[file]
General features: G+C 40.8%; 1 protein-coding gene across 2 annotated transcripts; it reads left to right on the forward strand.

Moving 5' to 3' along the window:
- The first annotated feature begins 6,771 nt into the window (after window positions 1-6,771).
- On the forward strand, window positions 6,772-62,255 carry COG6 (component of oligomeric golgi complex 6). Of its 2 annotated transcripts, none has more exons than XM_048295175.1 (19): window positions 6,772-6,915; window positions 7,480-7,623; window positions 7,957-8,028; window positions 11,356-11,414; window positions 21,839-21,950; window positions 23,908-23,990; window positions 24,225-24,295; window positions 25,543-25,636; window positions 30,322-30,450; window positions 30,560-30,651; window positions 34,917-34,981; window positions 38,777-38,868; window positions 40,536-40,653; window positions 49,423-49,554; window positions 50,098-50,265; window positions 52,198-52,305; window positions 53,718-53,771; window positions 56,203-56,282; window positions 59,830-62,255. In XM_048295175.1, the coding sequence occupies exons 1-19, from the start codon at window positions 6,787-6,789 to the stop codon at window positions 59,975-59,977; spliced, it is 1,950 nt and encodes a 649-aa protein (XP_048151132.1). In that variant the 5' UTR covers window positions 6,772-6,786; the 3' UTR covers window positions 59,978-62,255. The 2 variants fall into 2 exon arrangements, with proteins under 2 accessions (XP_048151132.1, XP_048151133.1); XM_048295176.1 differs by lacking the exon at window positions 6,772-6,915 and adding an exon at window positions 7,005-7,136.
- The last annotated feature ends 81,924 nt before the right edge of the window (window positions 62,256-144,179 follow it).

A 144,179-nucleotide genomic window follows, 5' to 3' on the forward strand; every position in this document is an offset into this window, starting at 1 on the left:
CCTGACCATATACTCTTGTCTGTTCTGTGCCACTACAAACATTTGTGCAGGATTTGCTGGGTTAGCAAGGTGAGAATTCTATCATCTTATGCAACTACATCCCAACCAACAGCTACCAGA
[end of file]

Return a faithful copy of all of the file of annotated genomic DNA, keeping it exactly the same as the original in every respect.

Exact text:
General features: G+C 40.8%; 1 protein-coding gene across 2 annotated transcripts; it reads left to right on the forward strand.

Moving 5' to 3' along the window:
- The first annotated feature begins 6,771 nt into the window (after window positions 1-6,771).
- On the forward strand, window positions 6,772-62,255 carry COG6 (component of oligomeric golgi complex 6). Of its 2 annotated transcripts, none has more exons than XM_048295175.1 (19): window positions 6,772-6,915; window positions 7,480-7,623; window positions 7,957-8,028; window positions 11,356-11,414; window positions 21,839-21,950; window positions 23,908-23,990; window positions 24,225-24,295; window positions 25,543-25,636; window positions 30,322-30,450; window positions 30,560-30,651; window positions 34,917-34,981; window positions 38,777-38,868; window positions 40,536-40,653; window positions 49,423-49,554; window positions 50,098-50,265; window positions 52,198-52,305; window positions 53,718-53,771; window positions 56,203-56,282; window positions 59,830-62,255. In XM_048295175.1, the coding sequence occupies exons 1-19, from the start codon at window positions 6,787-6,789 to the stop codon at window positions 59,975-59,977; spliced, it is 1,950 nt and encodes a 649-aa protein (XP_048151132.1). In that variant the 5' UTR covers window positions 6,772-6,786; the 3' UTR covers window positions 59,978-62,255. The 2 variants fall into 2 exon arrangements, with proteins under 2 accessions (XP_048151132.1, XP_048151133.1); XM_048295176.1 differs by lacking the exon at window positions 6,772-6,915 and adding an exon at window positions 7,005-7,136.
- The last annotated feature ends 81,924 nt before the right edge of the window (window positions 62,256-144,179 follow it).

A 144,179-nucleotide genomic window follows, 5' to 3' on the forward strand; every position in this document is an offset into this window, starting at 1 on the left:
CCTGACCATATACTCTTGTCTGTTCTGTGCCACTACAAACATTTGTGCAGGATTTGCTGGGTTAGCAAGGTGAGAATTCTATCATCTTATGCAACTACATCCCAACCAACAGCTACCAGA